In an ambitious leap for 5th Cell from handhelds and mobile devices to consoles comes a futuristic third-person cover-based shooter. While that perhaps sounds uninteresting or displeasing, the concept of how you actually mobilize yourself from cover to cover and movement in general might surprise you. Equipped with a jetpack, you take cover and can move on that plane and can jump from cover to cover putting yourself in danger of being hit if timed wrong. Surfaces aren’t always normal orientation, sometimes you’ll take cover on walls sideways or on the ceiling being upside down.
There’s a war going on. And it involves the clean, pristine Variants and the militaristic Paladins. The Variants have seemingly begun to invade this unnamed planet. Now both factions are vying for control over Dark Matter that arrived with the Variants. And that’s about all the story you get in Hybrid. From there the story plays out from gameplay interactions. Logging into the game for the first time, you are posed with a choice – a commitment. Which faction do you choose: Variant or Paladin? The choice itself doesn’t matter, as both camps play exactly the same – just are aesthetically different in character and weapon design. There was an incentive for joining the Variants and was able to go straight to Level 5 if I joined the Variants. Paladins did not offer any bonuses for joining.
Should you decide you want to play for the other team for a change, you can. There is an option dug deep into the Extras to swap, and once done you can’t go back. At least, not until the next “season” starts, which the developers have stated should be around two weeks – depending on the players. So ultimately around every two weeks you can swap factions to unlock items and gear. While participating for one faction or the other, the friends list you see is a bit deceptive. If you’re a Paladin, you won’t see your friends who are Variants, and vice versa.
The World Map allows you to drop into an area and contest for control for your faction. Owning it brings bonuses to the faction over time. To get to the Dark Matter, tiers and many battles must be completed. The first faction there gets 2 Dark Matter, the second team to reach it only gets 1 Dark Matter. The map will designate “Hot Spots” to which your faction is working towards the center. If you jump in to assist, you will earn and additional 150XP just for being there.
Persistence is almost a requirement in any game with multiplayer. It provides the carrot on the stick to keep the progression and motivation going. Hybrid follows that trend, but with style and grace. As with each new rank you can unlock a weapon from a category it designates. There are about 4-5 weapons per category: Shotgun, Heavy Pistol, SMG, Assault Rifle, and Sniper Rifle. Only two special weapons fill out that category, and are highly effective. An unchangeable secondary weapon is a pistol, so don’t go looking for a way to swap it out. You can change the look of your character only through new helmets, including bonuses like “Steve” from Minecraft as an unlockable Helmet at Level 20 for either side or a Paper Bag of Shame. This is all done outside of battle in the Armory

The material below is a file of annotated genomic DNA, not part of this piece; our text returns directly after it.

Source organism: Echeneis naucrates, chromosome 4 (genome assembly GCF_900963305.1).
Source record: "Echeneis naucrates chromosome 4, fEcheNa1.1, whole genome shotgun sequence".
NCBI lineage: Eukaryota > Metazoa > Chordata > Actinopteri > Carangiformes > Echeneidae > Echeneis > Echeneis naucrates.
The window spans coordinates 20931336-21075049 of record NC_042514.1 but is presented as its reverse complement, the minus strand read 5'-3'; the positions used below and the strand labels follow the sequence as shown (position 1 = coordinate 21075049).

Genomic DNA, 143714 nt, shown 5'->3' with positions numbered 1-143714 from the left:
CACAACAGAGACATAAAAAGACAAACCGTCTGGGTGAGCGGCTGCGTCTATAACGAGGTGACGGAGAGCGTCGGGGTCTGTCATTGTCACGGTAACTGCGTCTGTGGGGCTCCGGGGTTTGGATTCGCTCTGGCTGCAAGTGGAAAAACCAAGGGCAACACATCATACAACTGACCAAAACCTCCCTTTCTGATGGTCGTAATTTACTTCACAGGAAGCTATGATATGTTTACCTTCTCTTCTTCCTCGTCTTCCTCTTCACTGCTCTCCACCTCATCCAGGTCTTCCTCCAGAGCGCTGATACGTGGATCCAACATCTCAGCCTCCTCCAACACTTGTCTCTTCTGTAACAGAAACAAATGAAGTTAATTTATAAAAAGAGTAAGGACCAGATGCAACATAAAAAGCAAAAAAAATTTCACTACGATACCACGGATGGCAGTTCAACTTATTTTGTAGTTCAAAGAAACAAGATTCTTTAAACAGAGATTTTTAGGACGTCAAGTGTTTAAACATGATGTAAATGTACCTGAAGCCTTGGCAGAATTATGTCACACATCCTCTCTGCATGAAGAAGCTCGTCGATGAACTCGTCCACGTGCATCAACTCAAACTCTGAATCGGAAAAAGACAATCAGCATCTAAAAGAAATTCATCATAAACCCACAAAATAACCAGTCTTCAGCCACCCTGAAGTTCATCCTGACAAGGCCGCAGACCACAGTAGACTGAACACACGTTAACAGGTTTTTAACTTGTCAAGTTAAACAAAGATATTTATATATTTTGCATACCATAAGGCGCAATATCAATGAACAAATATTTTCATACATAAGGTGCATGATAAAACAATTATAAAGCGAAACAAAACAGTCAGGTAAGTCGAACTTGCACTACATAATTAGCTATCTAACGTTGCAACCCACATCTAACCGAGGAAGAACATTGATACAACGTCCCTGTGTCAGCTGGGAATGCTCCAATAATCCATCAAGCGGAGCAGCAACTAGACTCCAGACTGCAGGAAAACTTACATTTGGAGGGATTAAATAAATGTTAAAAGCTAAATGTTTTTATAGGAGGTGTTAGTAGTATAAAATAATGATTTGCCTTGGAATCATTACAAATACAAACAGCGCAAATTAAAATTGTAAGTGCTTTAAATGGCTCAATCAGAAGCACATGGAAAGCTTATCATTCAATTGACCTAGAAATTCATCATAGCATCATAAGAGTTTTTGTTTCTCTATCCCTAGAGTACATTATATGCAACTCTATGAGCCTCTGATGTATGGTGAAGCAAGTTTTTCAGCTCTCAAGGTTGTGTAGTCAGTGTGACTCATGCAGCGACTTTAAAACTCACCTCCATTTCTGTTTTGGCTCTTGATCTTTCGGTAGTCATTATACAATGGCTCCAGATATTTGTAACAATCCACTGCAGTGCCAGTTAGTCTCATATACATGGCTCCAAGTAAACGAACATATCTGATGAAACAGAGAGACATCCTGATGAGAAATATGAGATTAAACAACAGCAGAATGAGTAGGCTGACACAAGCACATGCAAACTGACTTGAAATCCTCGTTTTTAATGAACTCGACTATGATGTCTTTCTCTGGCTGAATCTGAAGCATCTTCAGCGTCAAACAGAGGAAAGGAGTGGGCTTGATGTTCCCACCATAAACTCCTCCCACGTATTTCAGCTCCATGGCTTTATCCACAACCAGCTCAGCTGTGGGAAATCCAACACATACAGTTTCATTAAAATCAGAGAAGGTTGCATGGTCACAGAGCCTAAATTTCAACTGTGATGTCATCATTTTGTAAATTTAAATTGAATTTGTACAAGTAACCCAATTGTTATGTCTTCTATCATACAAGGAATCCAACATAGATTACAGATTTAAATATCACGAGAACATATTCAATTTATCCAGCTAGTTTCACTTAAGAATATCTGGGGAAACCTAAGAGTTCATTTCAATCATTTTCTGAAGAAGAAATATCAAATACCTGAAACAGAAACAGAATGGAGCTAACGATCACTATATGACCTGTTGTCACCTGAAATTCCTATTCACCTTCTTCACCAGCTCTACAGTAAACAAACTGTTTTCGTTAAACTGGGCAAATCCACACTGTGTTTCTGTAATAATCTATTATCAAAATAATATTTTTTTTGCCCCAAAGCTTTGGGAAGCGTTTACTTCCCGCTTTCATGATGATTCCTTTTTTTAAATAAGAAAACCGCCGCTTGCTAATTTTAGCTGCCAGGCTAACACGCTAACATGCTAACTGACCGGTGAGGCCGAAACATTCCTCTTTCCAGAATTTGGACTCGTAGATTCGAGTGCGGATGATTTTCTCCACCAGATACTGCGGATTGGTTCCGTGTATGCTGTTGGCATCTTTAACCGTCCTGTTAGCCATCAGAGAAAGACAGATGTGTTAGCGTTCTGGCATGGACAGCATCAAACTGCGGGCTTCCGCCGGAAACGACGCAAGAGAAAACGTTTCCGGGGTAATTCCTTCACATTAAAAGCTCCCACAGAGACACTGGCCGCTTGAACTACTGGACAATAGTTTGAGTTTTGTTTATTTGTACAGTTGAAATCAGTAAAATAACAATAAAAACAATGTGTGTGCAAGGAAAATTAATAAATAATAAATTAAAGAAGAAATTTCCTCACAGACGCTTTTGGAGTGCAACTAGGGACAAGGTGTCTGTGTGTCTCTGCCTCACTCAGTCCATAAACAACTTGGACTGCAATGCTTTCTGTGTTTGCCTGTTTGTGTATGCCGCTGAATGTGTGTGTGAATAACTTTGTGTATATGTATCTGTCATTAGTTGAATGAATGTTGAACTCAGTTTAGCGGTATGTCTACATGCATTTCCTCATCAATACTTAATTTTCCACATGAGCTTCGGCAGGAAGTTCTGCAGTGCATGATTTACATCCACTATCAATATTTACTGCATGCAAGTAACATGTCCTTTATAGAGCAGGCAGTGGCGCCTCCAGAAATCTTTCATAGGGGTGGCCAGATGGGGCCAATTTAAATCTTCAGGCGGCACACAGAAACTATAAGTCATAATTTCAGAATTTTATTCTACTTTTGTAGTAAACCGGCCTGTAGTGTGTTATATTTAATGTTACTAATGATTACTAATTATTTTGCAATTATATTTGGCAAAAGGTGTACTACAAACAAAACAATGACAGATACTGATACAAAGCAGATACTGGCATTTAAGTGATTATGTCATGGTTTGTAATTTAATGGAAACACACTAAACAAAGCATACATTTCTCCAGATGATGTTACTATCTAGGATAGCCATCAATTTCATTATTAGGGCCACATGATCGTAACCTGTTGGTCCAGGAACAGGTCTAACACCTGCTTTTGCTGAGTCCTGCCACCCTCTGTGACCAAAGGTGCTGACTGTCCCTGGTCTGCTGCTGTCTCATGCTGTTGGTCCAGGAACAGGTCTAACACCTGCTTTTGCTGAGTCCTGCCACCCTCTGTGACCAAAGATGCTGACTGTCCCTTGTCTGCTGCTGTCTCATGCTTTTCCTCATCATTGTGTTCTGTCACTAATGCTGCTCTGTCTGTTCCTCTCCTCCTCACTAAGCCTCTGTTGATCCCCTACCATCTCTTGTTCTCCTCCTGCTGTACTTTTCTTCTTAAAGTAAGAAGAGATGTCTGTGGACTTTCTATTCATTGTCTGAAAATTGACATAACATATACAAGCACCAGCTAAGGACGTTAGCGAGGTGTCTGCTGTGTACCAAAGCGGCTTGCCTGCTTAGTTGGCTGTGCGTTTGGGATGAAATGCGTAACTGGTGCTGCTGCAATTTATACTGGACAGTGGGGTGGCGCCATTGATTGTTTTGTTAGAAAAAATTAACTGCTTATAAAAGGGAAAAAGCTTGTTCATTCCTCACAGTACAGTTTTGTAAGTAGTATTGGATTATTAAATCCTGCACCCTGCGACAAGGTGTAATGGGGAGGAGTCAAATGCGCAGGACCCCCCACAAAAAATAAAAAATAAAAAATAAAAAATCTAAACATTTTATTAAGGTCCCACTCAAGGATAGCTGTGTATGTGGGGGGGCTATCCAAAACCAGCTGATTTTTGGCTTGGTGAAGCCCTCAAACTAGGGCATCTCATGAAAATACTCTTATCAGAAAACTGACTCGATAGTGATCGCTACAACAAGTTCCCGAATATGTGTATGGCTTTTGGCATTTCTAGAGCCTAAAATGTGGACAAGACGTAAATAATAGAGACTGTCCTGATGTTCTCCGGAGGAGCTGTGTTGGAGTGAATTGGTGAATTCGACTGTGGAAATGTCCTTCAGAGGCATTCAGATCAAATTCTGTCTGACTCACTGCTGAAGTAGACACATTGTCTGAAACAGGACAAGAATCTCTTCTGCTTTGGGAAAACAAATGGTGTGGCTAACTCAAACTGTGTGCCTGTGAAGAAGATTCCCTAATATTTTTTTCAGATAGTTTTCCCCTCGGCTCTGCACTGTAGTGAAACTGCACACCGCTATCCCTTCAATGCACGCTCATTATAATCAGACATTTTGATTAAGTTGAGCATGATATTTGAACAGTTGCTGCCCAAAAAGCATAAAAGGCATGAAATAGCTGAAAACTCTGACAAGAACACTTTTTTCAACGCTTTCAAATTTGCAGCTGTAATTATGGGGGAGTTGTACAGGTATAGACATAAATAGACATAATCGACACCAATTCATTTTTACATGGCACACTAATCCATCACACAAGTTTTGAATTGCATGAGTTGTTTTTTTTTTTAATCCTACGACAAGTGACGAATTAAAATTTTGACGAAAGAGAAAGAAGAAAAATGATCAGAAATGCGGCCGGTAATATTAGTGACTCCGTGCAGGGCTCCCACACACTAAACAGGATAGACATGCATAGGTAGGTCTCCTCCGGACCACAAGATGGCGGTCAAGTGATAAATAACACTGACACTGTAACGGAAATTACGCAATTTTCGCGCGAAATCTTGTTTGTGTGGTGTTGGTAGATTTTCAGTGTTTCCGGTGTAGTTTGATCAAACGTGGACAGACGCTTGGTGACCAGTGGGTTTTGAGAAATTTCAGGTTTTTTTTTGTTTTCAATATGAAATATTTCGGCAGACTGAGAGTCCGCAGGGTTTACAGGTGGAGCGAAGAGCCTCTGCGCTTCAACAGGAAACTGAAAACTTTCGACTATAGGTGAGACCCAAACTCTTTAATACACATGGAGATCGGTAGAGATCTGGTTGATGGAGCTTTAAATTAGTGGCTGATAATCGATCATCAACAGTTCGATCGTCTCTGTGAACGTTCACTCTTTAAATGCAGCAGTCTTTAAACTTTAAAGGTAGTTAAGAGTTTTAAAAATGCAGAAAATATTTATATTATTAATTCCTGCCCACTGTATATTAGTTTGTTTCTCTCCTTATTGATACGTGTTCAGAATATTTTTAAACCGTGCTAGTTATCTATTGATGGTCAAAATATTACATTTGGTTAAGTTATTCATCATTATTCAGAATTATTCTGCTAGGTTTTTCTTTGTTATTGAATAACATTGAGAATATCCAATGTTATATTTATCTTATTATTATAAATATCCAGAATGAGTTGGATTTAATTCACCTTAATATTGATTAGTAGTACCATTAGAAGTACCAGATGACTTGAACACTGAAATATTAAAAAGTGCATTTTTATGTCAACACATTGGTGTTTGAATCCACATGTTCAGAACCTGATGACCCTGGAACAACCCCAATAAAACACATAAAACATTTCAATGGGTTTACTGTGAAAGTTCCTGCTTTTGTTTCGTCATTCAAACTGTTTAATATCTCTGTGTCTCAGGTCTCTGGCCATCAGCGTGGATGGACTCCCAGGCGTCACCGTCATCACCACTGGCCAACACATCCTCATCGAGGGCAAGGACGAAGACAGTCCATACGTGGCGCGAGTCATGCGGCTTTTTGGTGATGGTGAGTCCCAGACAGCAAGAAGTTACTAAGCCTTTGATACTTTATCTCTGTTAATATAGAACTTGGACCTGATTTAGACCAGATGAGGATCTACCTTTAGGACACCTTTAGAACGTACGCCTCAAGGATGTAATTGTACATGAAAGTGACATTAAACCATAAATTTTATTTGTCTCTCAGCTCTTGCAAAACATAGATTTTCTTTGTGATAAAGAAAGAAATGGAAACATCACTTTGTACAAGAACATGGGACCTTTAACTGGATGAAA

At anytime in the game, you can change your loadout to something more effective. There are no set rules, just swap out primary weapon, ability, and specialization. Abilities range from popping a temporary shield to absorb damage to a syphon which with each hit from your weapon will take that enemy’s health from their life bar (which does regenerate if left alone). Specializations can be upgraded through play and boost XP gains, buff damage, or increase armor. Though specializations reset after each season – so don’t get too attached to the benefits of the upgrades.
The game is pretty generous when you get your first kill, as it’ll start a Kill Streak allowing you to release the first of three drones, known as a Stalker to release to help fight by your side. The next drone is much tougher and does more damage, the Warbringer. The last drone is a one-time use robotic assassin known as the Seeker that releases a shrill as it hones in on its target and dissects it.
Music is subtle throughout the game but synthesized keyboard and beats in menus and at the start of games helps evoke the futuristic setting you’re placed in. The Source Engine works real hard here, producing top-notch visuals at 60fps, just unfortunately the loading times get a bit long in the tooth. Weapons sound good and different while packing a punch from your bass.
Hybrid being an online-only game has a lot going against it, as there is no singleplayer to fall back on. Though, a singleplayer story given the gameplay would be either too easy or boring. The game is incredibly well-designed, thought out and has unique mechanics worthy of your time and money to invest in such a quick and easy multiplayer game that has strong competitive ties and unending goals to achieve.
A review code was provided by PR for review purposes